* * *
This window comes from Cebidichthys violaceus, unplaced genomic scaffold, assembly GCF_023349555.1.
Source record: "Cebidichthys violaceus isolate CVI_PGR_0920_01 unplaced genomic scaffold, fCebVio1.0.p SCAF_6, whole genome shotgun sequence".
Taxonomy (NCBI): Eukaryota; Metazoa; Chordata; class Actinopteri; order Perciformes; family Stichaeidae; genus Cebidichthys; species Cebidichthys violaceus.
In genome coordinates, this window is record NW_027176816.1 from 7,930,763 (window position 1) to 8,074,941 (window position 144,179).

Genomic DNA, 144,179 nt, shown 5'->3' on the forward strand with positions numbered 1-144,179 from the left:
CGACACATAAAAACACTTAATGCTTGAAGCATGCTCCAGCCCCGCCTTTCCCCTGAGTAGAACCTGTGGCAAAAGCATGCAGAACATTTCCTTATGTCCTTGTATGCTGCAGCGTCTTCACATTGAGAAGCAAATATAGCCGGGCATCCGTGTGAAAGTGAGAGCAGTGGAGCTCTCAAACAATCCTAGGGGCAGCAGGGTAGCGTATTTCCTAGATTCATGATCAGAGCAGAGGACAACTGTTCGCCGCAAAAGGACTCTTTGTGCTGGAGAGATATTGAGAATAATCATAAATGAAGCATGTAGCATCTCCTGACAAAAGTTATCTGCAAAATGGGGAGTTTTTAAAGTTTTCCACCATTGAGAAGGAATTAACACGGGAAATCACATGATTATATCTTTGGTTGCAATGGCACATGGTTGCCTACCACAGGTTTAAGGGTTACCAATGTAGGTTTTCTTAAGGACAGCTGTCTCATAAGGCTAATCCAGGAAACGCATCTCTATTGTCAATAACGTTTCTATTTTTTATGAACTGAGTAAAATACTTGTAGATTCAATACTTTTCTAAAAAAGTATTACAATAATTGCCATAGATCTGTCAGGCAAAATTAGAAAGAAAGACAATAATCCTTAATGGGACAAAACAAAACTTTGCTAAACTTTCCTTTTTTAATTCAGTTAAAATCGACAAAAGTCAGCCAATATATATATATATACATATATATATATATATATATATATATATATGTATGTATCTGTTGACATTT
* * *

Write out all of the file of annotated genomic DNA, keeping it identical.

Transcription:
This window comes from Cebidichthys violaceus, unplaced genomic scaffold, assembly GCF_023349555.1.
Source record: "Cebidichthys violaceus isolate CVI_PGR_0920_01 unplaced genomic scaffold, fCebVio1.0.p SCAF_6, whole genome shotgun sequence".
Taxonomy (NCBI): Eukaryota; Metazoa; Chordata; class Actinopteri; order Perciformes; family Stichaeidae; genus Cebidichthys; species Cebidichthys violaceus.
In genome coordinates, this window is record NW_027176816.1 from 7,930,763 (window position 1) to 8,074,941 (window position 144,179).

Genomic DNA, 144,179 nt, shown 5'->3' on the forward strand with positions numbered 1-144,179 from the left:
CGACACATAAAAACACTTAATGCTTGAAGCATGCTCCAGCCCCGCCTTTCCCCTGAGTAGAACCTGTGGCAAAAGCATGCAGAACATTTCCTTATGTCCTTGTATGCTGCAGCGTCTTCACATTGAGAAGCAAATATAGCCGGGCATCCGTGTGAAAGTGAGAGCAGTGGAGCTCTCAAACAATCCTAGGGGCAGCAGGGTAGCGTATTTCCTAGATTCATGATCAGAGCAGAGGACAACTGTTCGCCGCAAAAGGACTCTTTGTGCTGGAGAGATATTGAGAATAATCATAAATGAAGCATGTAGCATCTCCTGACAAAAGTTATCTGCAAAATGGGGAGTTTTTAAAGTTTTCCACCATTGAGAAGGAATTAACACGGGAAATCACATGATTATATCTTTGGTTGCAATGGCACATGGTTGCCTACCACAGGTTTAAGGGTTACCAATGTAGGTTTTCTTAAGGACAGCTGTCTCATAAGGCTAATCCAGGAAACGCATCTCTATTGTCAATAACGTTTCTATTTTTTATGAACTGAGTAAAATACTTGTAGATTCAATACTTTTCTAAAAAAGTATTACAATAATTGCCATAGATCTGTCAGGCAAAATTAGAAAGAAAGACAATAATCCTTAATGGGACAAAACAAAACTTTGCTAAACTTTCCTTTTTTAATTCAGTTAAAATCGACAAAAGTCAGCCAATATATATATATATACATATATATATATATATATATATATATATATGTATGTATCTGTTGACATTT